Chief Scientific Officer
Dr. Lucia Notterpek is Professor and Chair of the Department of Neuroscience at the McKnight Brain Institute at the University of Florida, Gainesville, Florida. Dr. Notterpek investigates how the loss of glial insulation around axons, called myelin, contributes to the pathogenesis of hereditary and age-related neural disorders. Diseases that are specifically linked with defects in myelin include peripheral neuropathies, such as Charcot-Marie-Tooth diseases and multiple sclerosis. Recent studies also suggest an involvement of myelin damage in the underlying and painful symptoms of trigeminal neuralgia.
Current research is focused on understanding the subcellular changes within neural cells that underlie the progressive nature of these disorders and normal aging-associated myelin degeneration. A major effort of Dr. Notterpek’s lab focuses on approaches to maintain healthy myelin during lifespan and/or restore it in disease paradigms. The laboratory is equipped with models and reagents, including small molecule therapeutics and genetic models to attain these goals. Other areas of active investigation include the optimization of lipid nanoparticles as therapy delivery vehicles for neural disorders. She has authored and co-authored over 65 publications, reviews and book chapters. She is actively involved in the educational and research missions of the College of Medicine at the University of Florida. Nationally and internationally, she serves on research advisory and grant review panels for private and public organizations. Her research efforts have been supported by the NIH, the National Muscular Dystrophy Association, the National Multiple Sclerosis Society, the Facial Pain Foundation and the Hereditary Neuropathy Foundation.
Florian P. Thomas, MD, MA, PhD, MSc
Director, Hereditary Neuropathy Center, Hackensack University Medical Center, Founding Chair & Professor, Department of Neurology, Hackensack Meridian School of Medicine
Dr. Thomas has cared for people with CMT and engaged in CMT research for over 30 years. He believes that an inter-professional, patient-centered approach is essential to help people with chronic illnesses live well despite their illness or disability. His past CMT research focused on histological studies in CMT1B. He is US lead investigator on 2 clinical trials of CMT. In collaboration with European colleagues he identified the gene mutation responsible for DI CMT C & characterized its cell biology.
He serves as Founding Chair & Professor in the Department of Neurology at Hackensack-Meridian School of Medicine, and as Clinical Affiliate Professor in the Department of Professional Psychology & Family Therapy at Seton Hall University in New Jersey. At Hackensack University Medical Center he is the Chair of the Neuroscience Institute and Founding Director of the Multiple Sclerosis Center and the Hereditary Neuropathy Foundation Center of Excellence. Previously he was a tenured Professor of Neurology, Adjunct Professor of Physical Therapy, and Associate Professor of Molecular Virology at St. Louis University in Missouri. There he directed the National MS Society Multiple Sclerosis Center, the Hereditary Neuropathy Foundation Center of Excellence, and the Clinical Research Unit of the Departments of Neurology and Psychiatry and served as Director of the Spinal Cord Injury Service and the Regional MS Center of Excellence at the St. Louis VA Medical Center, where he also founded the Pain Rehabilitation Service. He is board certified in spinal cord medicine, neurology, and neural repair and rehabilitation. He completed his residency at Case Western Reserve University and post-doctoral training at Columbia University & McGill University. He has graduate degrees in microbiology, psychology, molecular biology & health outcomes research from University of Bonn, McGill University & St. Louis University, respectively. He is editor-in-chief of the Journal of Spinal Cord Medicine and serves on other editorial boards.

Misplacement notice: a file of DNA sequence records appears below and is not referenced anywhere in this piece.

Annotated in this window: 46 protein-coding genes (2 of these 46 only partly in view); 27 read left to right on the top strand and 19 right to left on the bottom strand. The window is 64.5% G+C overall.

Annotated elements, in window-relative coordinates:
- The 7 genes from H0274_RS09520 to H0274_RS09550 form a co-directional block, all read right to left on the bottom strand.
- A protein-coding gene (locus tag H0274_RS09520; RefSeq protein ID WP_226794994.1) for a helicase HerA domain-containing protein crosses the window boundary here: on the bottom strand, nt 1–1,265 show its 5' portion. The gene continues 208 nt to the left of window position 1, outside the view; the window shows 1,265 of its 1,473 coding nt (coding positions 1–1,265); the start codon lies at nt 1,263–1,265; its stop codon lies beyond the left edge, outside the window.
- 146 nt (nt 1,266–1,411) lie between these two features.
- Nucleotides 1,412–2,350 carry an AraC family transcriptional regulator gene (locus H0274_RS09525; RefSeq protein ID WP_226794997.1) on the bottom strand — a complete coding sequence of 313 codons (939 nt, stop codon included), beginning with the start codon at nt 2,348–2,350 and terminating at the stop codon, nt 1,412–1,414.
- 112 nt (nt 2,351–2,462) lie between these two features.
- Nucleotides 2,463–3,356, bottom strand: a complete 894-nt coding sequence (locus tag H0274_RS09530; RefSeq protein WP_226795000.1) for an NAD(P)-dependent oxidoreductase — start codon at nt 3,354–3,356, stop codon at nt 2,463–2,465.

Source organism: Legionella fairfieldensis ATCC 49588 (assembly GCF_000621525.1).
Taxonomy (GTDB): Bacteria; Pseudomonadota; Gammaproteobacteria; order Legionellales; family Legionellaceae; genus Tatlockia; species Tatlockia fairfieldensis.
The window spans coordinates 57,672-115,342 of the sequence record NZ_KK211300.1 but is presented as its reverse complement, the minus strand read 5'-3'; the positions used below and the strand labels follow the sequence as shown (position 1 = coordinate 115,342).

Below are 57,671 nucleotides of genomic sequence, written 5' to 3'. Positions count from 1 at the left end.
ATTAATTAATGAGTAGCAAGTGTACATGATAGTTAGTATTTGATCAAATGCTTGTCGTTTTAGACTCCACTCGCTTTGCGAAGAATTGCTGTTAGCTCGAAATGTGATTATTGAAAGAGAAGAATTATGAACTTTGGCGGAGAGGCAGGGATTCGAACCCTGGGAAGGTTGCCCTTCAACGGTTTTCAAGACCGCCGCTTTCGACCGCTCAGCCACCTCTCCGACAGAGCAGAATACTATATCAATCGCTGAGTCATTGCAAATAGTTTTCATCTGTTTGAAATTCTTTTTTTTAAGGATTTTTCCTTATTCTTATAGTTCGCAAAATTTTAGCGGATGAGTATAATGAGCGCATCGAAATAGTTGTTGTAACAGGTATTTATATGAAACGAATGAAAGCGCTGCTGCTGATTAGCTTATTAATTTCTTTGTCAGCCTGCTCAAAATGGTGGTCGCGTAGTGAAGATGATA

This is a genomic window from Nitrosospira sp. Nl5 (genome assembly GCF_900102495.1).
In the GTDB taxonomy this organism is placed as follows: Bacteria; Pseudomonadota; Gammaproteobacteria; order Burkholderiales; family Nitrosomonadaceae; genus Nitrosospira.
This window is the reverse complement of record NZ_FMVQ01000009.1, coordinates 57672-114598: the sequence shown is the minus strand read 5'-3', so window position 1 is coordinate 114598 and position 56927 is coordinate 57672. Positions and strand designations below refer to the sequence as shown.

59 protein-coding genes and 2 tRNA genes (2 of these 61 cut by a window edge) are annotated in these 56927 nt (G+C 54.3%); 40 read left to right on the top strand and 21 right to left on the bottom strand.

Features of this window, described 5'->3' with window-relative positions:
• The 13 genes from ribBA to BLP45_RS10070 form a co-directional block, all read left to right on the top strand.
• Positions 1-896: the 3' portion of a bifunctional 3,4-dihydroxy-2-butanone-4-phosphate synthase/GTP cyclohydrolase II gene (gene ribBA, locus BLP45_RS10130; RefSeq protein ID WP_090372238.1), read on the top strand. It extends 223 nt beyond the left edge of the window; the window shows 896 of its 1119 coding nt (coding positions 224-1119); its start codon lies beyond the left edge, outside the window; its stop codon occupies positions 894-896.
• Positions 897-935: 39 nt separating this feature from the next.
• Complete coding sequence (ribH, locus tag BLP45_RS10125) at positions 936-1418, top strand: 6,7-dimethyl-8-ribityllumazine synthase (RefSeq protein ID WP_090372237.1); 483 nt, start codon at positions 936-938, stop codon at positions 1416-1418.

Renée JG Arnold, PharmD, RPh
President & CEO, Arnold Consultancy & Technology LLC
Renée JG Arnold completed her undergraduate training at the University of Maryland and received her Doctor of Pharmacy degree from the University of Southern California in Los Angeles. She also completed a one-year post-doctoral residency at University Hospital in San Diego/University of California at San Francisco School of Pharmacy. Dr. Arnold was most recently Principal, IMS Health; President and Co-Founder of Pharmacon International, Inc. Center for Health Outcomes Excellence.